The Extraordinary Ordinary
In the documentary, The Man on the Radio in the Red Shoes, Garrison Keillor describes the experience of first seeing his newborn daughter by saying he was “stunned by the fact that what he had seen was so utterly ordinary.” In so doing he poignantly points out that while the experience was extraordinary for him, it was an ordinary everyday experience that occurs thousands if not millions of times a day.
The extraordinary ordinary has a way of humbling you, of bringing into focus the events that define us as human beings.
Recently I had the pleasure to have one of these extraordinary ordinary experiences. Recently, I became a new grandfather to a beautiful baby girl. Holding her in my arms for the first time I marveled at how incredibly extraordinary it felt!
I was overwhelmed with an indescribable emotion that I had never felt before. It was so different from what I felt when my son, my granddaughter’s father, was born that I have spent a fair amount of time reflecting on the difference. I must admit defeat in my attempts to put it into words. Those of you who are grandparents yourselves understand what I am talking about. Those of you who are not… well, you probably don’t.
When I discovered that I would become a grandfather, I wrote a post talking about passing the torch of leadership to the next generation. I said a good leader knows when it is time to stand aside and that the whole event brought home to me that my primary role of leadership as a parent was ending.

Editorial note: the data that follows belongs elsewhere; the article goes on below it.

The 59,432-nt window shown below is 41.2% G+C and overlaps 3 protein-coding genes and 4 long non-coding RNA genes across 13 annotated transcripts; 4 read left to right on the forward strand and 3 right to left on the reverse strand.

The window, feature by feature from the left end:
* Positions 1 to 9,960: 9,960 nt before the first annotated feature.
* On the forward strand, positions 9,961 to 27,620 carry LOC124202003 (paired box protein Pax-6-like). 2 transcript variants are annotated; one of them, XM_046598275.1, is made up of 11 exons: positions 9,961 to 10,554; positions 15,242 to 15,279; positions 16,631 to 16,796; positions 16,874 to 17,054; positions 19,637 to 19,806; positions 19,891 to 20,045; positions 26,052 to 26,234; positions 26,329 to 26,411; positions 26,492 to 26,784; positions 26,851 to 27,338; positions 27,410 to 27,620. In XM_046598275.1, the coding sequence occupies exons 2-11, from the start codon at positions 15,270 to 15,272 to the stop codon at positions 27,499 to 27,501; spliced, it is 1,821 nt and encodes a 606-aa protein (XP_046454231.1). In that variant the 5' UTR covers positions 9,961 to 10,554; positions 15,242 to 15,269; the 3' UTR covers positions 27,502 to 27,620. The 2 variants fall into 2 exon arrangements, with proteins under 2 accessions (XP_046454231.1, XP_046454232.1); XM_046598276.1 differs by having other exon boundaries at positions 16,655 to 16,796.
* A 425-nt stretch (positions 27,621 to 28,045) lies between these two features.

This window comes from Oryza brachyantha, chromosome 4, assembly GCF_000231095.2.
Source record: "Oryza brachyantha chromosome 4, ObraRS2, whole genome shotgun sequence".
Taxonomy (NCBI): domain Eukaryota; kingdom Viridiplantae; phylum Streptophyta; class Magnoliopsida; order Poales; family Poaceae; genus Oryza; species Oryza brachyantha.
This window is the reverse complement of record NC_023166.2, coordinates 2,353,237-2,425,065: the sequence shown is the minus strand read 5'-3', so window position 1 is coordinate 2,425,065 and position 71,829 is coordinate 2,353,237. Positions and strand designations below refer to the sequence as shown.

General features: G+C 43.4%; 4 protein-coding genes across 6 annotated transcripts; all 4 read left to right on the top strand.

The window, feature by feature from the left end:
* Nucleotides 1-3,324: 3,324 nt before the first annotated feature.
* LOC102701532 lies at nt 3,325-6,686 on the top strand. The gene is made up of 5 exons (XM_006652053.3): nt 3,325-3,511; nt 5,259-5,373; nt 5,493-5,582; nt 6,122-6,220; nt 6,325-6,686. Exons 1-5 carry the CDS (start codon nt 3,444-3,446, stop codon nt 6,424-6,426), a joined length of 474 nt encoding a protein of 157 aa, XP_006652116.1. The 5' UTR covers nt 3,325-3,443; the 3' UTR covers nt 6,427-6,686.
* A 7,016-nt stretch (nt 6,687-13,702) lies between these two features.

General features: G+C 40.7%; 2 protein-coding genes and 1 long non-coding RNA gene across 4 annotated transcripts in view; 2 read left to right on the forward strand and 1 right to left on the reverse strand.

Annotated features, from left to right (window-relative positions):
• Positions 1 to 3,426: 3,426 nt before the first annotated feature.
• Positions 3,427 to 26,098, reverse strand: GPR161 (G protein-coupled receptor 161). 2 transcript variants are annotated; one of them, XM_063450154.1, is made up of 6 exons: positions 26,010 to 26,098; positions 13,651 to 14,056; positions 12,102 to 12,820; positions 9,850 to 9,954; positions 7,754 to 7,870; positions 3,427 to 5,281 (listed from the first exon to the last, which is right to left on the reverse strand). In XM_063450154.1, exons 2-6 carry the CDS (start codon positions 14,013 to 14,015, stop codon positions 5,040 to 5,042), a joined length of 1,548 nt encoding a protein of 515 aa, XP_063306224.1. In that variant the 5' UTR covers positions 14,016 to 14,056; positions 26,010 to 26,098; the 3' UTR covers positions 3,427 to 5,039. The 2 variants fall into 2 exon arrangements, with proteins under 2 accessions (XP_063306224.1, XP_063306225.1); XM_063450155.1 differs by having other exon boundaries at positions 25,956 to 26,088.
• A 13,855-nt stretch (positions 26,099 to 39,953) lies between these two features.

A good leader also knows that just because a role is vacated doesn’t mean that it will be filled or, even if it is, that it will be filled adequately, responsibly, and with skill. Although many of the skills of leadership can be taught, there are aspects that cannot.
A good leader must know not only when to step aside but also when to get out of the way. I can put you in a leadership role, but you must discover how to take the role and fill it. Filling the roles of parenthood and becoming a father and a mother requires discovering something about yourself as a leader.
Both require that you think and act beyond the present for the best interests of more than just yourself. I watched it happen in the blink of an eye with the birth of my granddaughter. It was palpable when I walked into the room where my daughter-in-law held her newborn daughter, and it was overwhelming when my son held my gaze as he placed my granddaughter in my arms for the first time. It was an extraordinary ordinary moment.
Now, my granddaughter? She is simply extraordinary!
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About Dr. Gary M. Jordan, Ph.D.
Gary Jordan, Ph.D., has over 35 years of experience in clinical psychology, behavioral assessment, individual development, and coaching. He earned his doctorate in Clinical Psychology from the California School of Professional Psychology – Berkeley. He is co-creator of Perceptual Style Theory, a revolutionary psychological assessment system that teaches people how to unleash their deepest potentials for success. He’s a partner at Vega Behavioral Consulting, Ltd., a consulting firm that specializes in helping people discover their true skills and talents. For more information, visit https://www.YourTalentAdvantage.com.
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